The overarching title for the series of framed charcoal drawings comes from Vladimir Nabokov’s memoir, Speak, Memory, and relates to my desire to understand the complexity and nature of ravens and crows, birds possessing the capacity to recall and mimic human language. I’ve had various encounters with talking corvids — a Connecticut raven named Julian, the blue jay Baby Blue, and a rascally, cursing green-eyed British jackdaw — and found, surprisingly, that their ability to speak makes these birds even more inscrutable. The language may speak less of them than it does of us, and our desire to comprehend them in human terms.

These portraits are scaled with the intention of creating a meeting of minds or reciprocity: in as much as we are contemplating these brainy birds, they seem to be equally contemplating us. The stark, high contrast and large scale also demands our attention and consideration (as birds in the corvid family—crows, blue jays, rooks, magpies, jackdaws, ravens, etc.—so often do), while the emphasis on individuality and personality with each portrait challenges the generalities we may have regarding what a raven is.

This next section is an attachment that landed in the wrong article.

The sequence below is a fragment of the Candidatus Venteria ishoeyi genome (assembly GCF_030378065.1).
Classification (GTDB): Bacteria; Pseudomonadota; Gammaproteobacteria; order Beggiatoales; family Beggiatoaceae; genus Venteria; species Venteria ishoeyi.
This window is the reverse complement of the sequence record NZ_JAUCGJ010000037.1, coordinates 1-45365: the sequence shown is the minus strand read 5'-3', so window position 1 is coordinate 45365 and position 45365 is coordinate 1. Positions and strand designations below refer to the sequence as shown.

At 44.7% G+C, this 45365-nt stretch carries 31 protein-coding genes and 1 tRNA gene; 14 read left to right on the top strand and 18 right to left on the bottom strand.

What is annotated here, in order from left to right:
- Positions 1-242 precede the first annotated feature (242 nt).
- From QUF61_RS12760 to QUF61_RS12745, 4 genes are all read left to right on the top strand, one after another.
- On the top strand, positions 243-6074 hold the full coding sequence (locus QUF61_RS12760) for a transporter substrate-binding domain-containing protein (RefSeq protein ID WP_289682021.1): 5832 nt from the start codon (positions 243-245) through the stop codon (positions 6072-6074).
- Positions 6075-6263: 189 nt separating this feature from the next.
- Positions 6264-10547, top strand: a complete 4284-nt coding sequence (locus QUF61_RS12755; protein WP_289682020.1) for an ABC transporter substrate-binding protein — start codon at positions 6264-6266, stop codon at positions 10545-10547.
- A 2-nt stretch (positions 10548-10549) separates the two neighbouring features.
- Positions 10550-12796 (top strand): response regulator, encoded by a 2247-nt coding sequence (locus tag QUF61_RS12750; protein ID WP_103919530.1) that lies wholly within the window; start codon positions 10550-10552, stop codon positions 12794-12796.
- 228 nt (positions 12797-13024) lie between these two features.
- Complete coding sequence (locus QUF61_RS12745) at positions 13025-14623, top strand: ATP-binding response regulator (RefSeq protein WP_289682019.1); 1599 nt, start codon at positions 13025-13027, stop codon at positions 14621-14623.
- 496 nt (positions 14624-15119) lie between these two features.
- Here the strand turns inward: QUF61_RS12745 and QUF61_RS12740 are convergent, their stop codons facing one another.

With some of these drawings—Crow Magnus, Tempus Fugit and Talk Tok—letterforms and words fall like rain, jump like fleas and hover like vultures, suggesting a pervasive presence of human language. Like the jabbering Cro-Magnon perched pet-like on the shoulder of the raven in Crow Magnus, the notion of nature in this work is entirely unnatural.